Winter-run Chinook salmon spend 1–3 years in the ocean. Adult winter-run Chinook salmon leave the ocean and migrate through the Delta into the Sacramento River from December through July with peak migration in March (Moyle 2002). Many of the early-arriving fish hold for extended periods in the river prior to spawning. Spawning occurs from mid-April to early-August with egg incubation occurring from mid-April to September (Vogel and Marine 1991). The primary spawning habitat in the Sacramento River is above Red Bluff Diversion Dam (RBDD) at river mile (RM) 243, although spawning has been observed downstream as far as RM 218. Spawning success below RBDD may be limited primarily by warm water temperatures (Hallock and Fisher 1985).

Downstream movement of winter-run Chinook salmon fry begins in August, soon after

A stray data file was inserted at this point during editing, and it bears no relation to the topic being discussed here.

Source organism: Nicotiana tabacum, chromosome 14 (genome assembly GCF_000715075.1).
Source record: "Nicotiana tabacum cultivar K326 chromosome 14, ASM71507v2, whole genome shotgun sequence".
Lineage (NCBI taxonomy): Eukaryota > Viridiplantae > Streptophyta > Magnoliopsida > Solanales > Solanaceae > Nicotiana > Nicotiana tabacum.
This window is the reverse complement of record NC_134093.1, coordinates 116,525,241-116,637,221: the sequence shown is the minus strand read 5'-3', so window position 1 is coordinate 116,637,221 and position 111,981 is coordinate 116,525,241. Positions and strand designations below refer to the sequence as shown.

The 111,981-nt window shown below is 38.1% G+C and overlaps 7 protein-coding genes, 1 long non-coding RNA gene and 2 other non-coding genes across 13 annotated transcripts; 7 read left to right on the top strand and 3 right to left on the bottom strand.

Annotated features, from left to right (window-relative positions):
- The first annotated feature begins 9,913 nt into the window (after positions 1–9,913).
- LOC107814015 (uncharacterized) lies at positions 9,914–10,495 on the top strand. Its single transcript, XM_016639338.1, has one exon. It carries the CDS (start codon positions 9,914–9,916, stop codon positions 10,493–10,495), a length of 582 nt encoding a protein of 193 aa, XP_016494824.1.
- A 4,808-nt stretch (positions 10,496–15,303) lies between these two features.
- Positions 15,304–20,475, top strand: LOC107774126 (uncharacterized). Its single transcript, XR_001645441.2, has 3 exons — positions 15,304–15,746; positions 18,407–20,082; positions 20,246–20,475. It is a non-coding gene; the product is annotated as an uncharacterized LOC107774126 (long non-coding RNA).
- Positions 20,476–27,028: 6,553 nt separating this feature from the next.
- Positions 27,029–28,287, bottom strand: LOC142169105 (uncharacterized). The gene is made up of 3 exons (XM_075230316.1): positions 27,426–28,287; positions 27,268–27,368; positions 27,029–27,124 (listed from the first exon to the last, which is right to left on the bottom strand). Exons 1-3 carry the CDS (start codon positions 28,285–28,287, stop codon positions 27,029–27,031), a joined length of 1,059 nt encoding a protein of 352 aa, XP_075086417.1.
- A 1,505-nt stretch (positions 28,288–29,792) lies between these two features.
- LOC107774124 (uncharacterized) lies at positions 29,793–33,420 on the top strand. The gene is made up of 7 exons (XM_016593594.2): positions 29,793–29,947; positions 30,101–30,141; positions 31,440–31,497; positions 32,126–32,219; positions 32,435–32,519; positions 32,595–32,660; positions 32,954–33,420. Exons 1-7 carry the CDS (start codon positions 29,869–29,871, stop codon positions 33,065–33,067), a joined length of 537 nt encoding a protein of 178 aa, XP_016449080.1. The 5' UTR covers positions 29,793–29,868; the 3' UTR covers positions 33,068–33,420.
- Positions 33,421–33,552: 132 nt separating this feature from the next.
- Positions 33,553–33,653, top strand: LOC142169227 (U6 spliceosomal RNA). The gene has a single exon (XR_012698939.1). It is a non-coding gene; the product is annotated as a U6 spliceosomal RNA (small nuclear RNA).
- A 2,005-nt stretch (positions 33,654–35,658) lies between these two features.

emergence from the gravel. The abundance of juveniles moving downstream peaks at Red Bluff in September and October (Vogel and Marine 1991) but the lower river reaches are generally too warm for fish to enter the Delta at that time. Juvenile Chinook salmon move downstream from spawning areas in response to many factors, which may include inherited behavior, habitat availability, flow, competition for space and food, and water temperature. The numbers of juveniles that move and the subsequent timing are highly variable. Storm events and the resulting high flow and turbidity along with cooler water temperatures appear to trigger downstream movement of substantial numbers of juvenile Chinook salmon. In general, juvenile abundance in the Delta increases in response to increased Sacramento River flow (USFWS 1995). The peak movement of juvenile winter-run salmon into the Delta occurs during the winter months, but winter-run Chinook salmon smolts (i.e., juveniles that are physiologically ready to enter seawater) may migrate through the Delta and bay to the ocean from November through May (Yoshiyama et al. 1998). The Sacramento River channel is the main migration route through the Delta. However, the Yolo Bypass also provides significant outmigration passage during higher flow events. During winter in the Sacramento Valley, juveniles rear on seasonally inundated floodplains. Sommer et al. (2001) found apparent higher growth and survival rates of juvenile Chinook salmon that reared in the Yolo Bypass floodplain than in the mainstem Sacramento River.